Ted and Fred

Lizzie is holding the phone. "It's for you. Joyce Redman. Urgent job needed for Basi Garcia. She thinks we shall need the boys."

Hard to know what to say about these two. If it is urgent you can get them through Bernard. Call him at Sarfend "Alan! You alright cock? Waja want? OK. Cost ya fifty last count. Costa livin' increase summat shockin' don' cha know,"

Truly we were getting very good interest on our humble savings so It could be more than fifty.

"How many?"
"About eight of them last count. Kids. Four boys and four girls. Lots of other kids going in and out. Lots of complaints on all sides. Very rude boys. The girls aren't much better."
"What about the law?"
"They've been. Gave them a warning. It's Basi Garcia's apartment in -"
"'Ang about! They don't finger Spanish. That's local stuff."
"Brits on both sides, Bern!"
"OK, who's paying'?"
"I am. Poor Basi is scared stiff, won't go near the place. I get a bung from Basi."
"OK. I'll get Ted to give you a buzz."

We wait about ten minutes. Yes, it is hard to know what to say about the two bears. Only on account of their size has the title stuck to them. More square than tall, either could fill a doorspace with no room to spare. We visualise them as useful adjuncts when deals are being done because they disappear occasionally, we assume to London or wherever the job is. Fred used to do driving jobs when he was a kid but now he's too big. "Wheelies need to be small guys," he once said. "Geezers my size need a truck."

They cleared out that infamous two into one situation at Torviscus and stayed behind to help the owner clear up the mess. And then Ted was seen with a shopping trolley doing something kind for Dolly Trotter who had broken a toe playing tennis. "Dolly, you're supposed to hit it, not kick it!"

Yet they live on the other side of the law. They do not take part in The Lions charity work, they have nothing to do with the British Club or beleaguered donkeys or dogs in need of water. They do a bit of site-clearance work in their spare time -

"Ted here. What's up?"

We arrange to meet. Lizzie is worried, not about me, about Ted. "He's such a nice man!"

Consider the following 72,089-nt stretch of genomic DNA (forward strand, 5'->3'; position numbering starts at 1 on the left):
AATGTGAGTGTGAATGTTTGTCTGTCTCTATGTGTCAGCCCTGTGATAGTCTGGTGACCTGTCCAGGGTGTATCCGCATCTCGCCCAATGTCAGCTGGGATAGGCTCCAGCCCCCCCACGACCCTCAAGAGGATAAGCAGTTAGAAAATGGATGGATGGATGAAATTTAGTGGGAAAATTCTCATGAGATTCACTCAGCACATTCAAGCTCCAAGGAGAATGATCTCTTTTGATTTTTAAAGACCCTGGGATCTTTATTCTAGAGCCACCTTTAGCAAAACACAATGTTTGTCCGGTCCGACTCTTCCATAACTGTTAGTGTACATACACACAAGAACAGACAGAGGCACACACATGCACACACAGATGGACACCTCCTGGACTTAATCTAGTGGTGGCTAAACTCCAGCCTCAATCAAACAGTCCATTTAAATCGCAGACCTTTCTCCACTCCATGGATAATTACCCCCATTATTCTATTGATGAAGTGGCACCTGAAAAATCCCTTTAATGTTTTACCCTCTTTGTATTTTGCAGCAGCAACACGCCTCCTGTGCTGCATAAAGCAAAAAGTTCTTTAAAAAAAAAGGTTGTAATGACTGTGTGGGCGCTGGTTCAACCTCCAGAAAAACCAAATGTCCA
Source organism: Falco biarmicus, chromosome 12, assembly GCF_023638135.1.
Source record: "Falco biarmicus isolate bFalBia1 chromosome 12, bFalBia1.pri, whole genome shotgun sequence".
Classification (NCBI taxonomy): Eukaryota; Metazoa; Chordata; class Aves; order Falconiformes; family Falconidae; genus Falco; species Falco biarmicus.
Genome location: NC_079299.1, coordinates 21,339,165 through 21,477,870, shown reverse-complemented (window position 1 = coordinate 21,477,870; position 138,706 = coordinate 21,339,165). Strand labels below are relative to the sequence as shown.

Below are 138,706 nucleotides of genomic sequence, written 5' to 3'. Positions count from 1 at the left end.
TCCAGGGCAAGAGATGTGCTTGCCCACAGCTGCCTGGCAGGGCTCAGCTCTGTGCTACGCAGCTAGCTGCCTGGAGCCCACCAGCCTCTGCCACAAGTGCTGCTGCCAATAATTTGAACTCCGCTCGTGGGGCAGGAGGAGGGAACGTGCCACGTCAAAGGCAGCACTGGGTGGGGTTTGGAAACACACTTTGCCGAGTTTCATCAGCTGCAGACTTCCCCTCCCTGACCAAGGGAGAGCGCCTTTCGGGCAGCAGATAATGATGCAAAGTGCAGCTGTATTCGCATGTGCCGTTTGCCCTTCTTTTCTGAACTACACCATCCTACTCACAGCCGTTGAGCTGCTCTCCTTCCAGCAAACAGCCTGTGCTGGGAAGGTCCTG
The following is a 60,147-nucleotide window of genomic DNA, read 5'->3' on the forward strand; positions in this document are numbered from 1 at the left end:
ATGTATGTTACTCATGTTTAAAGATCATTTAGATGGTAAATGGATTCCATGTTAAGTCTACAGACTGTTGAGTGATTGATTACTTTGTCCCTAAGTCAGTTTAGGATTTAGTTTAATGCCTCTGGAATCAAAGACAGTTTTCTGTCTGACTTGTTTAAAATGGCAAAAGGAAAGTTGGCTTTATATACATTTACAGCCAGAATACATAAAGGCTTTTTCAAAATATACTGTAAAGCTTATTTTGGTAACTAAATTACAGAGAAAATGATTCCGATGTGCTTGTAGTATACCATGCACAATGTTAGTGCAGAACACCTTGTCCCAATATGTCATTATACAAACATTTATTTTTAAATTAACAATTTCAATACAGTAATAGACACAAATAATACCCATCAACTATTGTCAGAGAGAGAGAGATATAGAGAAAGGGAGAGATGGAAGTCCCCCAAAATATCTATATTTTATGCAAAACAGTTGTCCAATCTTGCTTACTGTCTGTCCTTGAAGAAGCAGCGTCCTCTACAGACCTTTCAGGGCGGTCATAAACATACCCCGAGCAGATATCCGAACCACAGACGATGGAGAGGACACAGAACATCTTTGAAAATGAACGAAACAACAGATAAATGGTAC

"So am I, sweetest!"
"Oh, you! Just be careful!"

I collect Ted and Fred outside Mas e Menos and we walk down to Jardines del Sol. At the door we meet Basi trembling with anxiety: "No tantas voces. Durmiente possible."

"OK, Basi. No problema. Give me your keys... llaves favor." Reluctantly, knowing that persuasion is now at an end, Basi gives me the keys. We reach the first floor. I quietly insert the key and stand back. If they are asleep we've got them by the short and curlies.

A boy yells very rude words before he is grabbed and flung hard against the doorpost.

The noise stops. The silence is awesome.

"Now empty your pockets like a good boy."

Two sets of keys are recovered. A girl starts screaming in boys' language. We hear the sound of a slap. Basi hunched against the corridor wall is weeping quietly.

"Now pack your stuff, kiddies."

We are collecting a few innocent bystanders. "Please leave the corridor clear," I suggest. "Some people are coming out."

"About bloody time!" somebody yells.

Two more brief encounters accompanied by shrieks and the first boy appears with a suitcase bearing slogans. He wants to know what we are staring at.

Florid girls with the sort of make up you might see on clowns follow him out, one has a bleeding nose. One boy supported by the remaining two are the last out. Cases and clothing are thrown out behind them.

Ted and Fred appear. "All done and dusted," says Fred. "I want a drink."

I do not see myself as a violent man. Yet I really enjoyed watching that bit of aggression. Should I be ashamed of it? It took all of ten minutes including the clearing up. The graffiti was another problem. Joyce Redman will take care of Basi's bookings while her apartment is redecorated. Sometimes I feel that it is more exhausting holding my temper than letting it go. Weary with restraint I would love to hit something. I wonder how Julio would have dealt with it?

Only once I crossed Fred. He looked at me with something close to menace and said "Don't point that camera at me, squire, or I'll take it off you and throw it in the bloody sea!"

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